I don’t have sympathy for those who act like complete gits either. I doubt anybody does. But equating that behavioru solely to purchasing from cornershop is methodologically stupid. All the behaviours you are condemning are the result of stupidity and/or alchocol consumption. Cracking down on cornershops tackles neither. People can get drunk in bars, at home, or wherever and act like pricks on the streets of paceville. Unless you are suggesting that the drinks in cornershops have some exclusive special ingredient that makes people act like stupid prats.

    If you want to rid paceville of people because you lived there, fair enough. But using moral arguments to stifle competition is another thing. What the GRTU are effectively doing behind a public champion mask is basically that.

    And tell me Jacques, where do you drink if you hate smelling like an ashtray? At BJs jew?

  4. Moral arguments? I appeal to a sense of decency. BECAUSE I lived in Paceville I know that the majority of the ones wrecking the streets are the same louts buying their booze at corner shops and consuming it on the walls and in the unlit roads. They are not the only ones but here’s the deal…

    1) Crackdown on consumption of drinks in streets. Public road is no place for a party – makes me sound ultraconservative but just think about it… what is the point of the night out?

    2) Crackdown on abusive prices in establishments. Not so keen on this unless it is worked out by the consumers themselves – go to the bar with the best deal – others will follow suit.

    3) No smoking in ANY establishments.

    Now where did I drop that foundation document for a Maltese Tory Party. Incidentally did you see Boris Johnosn’s first move as mayor of London… no more booze on buses.

  5. Patrick (Galea)

    Public road is no place for a party? Why not? A public space is indeed the best place for a party. This idea that entertainment must be consumed in a bar, club or a discoteque is not absolute, but specific to a consumerist context. Philosophically speaking the street is the bedrock of folk culture, not just a track for the cars.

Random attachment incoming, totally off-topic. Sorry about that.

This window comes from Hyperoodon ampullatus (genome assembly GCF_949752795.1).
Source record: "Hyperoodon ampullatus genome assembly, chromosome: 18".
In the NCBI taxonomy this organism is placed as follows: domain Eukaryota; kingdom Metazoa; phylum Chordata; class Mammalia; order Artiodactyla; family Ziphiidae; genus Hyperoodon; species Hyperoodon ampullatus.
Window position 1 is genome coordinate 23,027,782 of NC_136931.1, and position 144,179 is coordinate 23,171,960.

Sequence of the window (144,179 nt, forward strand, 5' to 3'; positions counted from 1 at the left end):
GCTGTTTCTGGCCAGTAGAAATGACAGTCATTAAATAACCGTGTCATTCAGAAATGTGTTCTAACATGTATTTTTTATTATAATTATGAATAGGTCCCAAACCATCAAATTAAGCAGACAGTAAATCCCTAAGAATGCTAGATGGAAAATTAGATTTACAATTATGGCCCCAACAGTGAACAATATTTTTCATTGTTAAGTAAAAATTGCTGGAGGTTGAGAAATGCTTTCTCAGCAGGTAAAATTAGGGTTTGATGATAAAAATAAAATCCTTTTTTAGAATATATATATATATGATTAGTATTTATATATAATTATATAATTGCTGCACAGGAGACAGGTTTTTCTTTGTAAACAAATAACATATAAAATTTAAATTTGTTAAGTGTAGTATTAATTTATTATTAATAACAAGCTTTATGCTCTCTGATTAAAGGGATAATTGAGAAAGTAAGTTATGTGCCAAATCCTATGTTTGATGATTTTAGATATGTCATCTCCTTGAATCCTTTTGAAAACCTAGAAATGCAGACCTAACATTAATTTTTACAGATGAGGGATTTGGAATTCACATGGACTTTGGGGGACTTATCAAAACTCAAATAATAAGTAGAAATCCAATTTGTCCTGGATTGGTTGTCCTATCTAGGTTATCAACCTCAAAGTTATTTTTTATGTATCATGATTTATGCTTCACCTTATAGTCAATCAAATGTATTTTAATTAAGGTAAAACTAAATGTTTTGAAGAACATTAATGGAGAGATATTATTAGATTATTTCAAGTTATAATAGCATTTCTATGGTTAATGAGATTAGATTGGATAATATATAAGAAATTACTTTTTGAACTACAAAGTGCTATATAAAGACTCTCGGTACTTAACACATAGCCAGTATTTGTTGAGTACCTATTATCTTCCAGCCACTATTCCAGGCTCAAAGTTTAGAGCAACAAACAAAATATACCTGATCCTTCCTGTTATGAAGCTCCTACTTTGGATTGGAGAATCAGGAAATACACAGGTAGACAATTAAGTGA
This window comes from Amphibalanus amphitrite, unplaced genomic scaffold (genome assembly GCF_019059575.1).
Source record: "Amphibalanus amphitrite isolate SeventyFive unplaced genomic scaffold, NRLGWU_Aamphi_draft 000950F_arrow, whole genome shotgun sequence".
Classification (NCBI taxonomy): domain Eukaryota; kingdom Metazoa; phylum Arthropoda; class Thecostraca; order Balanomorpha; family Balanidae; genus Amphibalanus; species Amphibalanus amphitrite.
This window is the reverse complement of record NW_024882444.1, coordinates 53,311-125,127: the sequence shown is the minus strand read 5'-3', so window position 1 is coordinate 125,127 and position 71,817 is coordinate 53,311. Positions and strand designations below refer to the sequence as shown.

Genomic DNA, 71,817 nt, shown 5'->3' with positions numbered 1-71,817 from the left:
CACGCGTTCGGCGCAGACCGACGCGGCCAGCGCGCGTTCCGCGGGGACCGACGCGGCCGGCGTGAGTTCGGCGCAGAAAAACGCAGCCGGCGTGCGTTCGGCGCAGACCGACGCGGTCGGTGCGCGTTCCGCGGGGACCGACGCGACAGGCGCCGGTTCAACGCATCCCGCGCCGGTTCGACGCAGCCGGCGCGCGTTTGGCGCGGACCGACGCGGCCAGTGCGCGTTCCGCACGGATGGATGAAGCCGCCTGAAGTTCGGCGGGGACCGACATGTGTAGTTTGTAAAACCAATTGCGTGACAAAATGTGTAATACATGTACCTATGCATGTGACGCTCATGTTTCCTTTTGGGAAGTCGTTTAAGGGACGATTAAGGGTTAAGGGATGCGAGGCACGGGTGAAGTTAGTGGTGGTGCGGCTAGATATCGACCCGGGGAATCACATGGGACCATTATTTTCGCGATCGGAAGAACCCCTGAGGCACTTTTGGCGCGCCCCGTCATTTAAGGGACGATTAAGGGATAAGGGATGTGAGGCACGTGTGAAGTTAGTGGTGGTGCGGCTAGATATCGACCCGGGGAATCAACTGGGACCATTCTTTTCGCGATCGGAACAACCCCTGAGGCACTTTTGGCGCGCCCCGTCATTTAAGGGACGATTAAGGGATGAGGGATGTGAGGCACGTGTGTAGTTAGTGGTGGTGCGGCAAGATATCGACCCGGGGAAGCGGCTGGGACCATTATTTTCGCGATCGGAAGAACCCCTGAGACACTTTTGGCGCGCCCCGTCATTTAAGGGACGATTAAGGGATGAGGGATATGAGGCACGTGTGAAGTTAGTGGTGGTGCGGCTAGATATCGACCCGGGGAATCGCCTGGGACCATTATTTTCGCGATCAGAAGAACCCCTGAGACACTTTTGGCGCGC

I find the idea of having a drink in a public space and sharing a word or two with friends or strangers very appealing, both personally (in the sense that I enjoy it) and socially (as in its social implications). I see nothing wrong with that per se. Indeed some of my best memories from the days when I still had a headful of hair are specifically those, hanging around with friends, having a drink and philosophising about everything. The management of something of the sort, or lack thereof, is a different argument altogether.

    If Paceville has only one public toilet, and mind you it was built only a couple of years ago, it is somewhat obvious that people will piss in the street. Pushing drinking underground (or to another locality) will not solve any of this.

    I think that accepting that people who are legally eligible to drink but who do not have the financial resources to do so in bars will always find a way to drink from other sources makes more sens. Once we accept that we can try to manage it in ways that will be more fruitful. I’m basically arguing for harm reduction rather than a crackdown that pushes drinking elsewhere.

  6. Don’t know much about this, because I don’t like drinking on the move, but it’s a bit silly to suggest that there is a difference between your average Saturday night out and a festa night – drinks should be either allowed or disallowed on the streets across the board.

    More policing, better disposal facilities and an anti-litter campaign will, in the end, be more effective than a blanket ban on drinks in the street, but maybe that’s me being idealistic.

    One thing’s for sure: there won’t be Vodkaaaa on the streets tonight.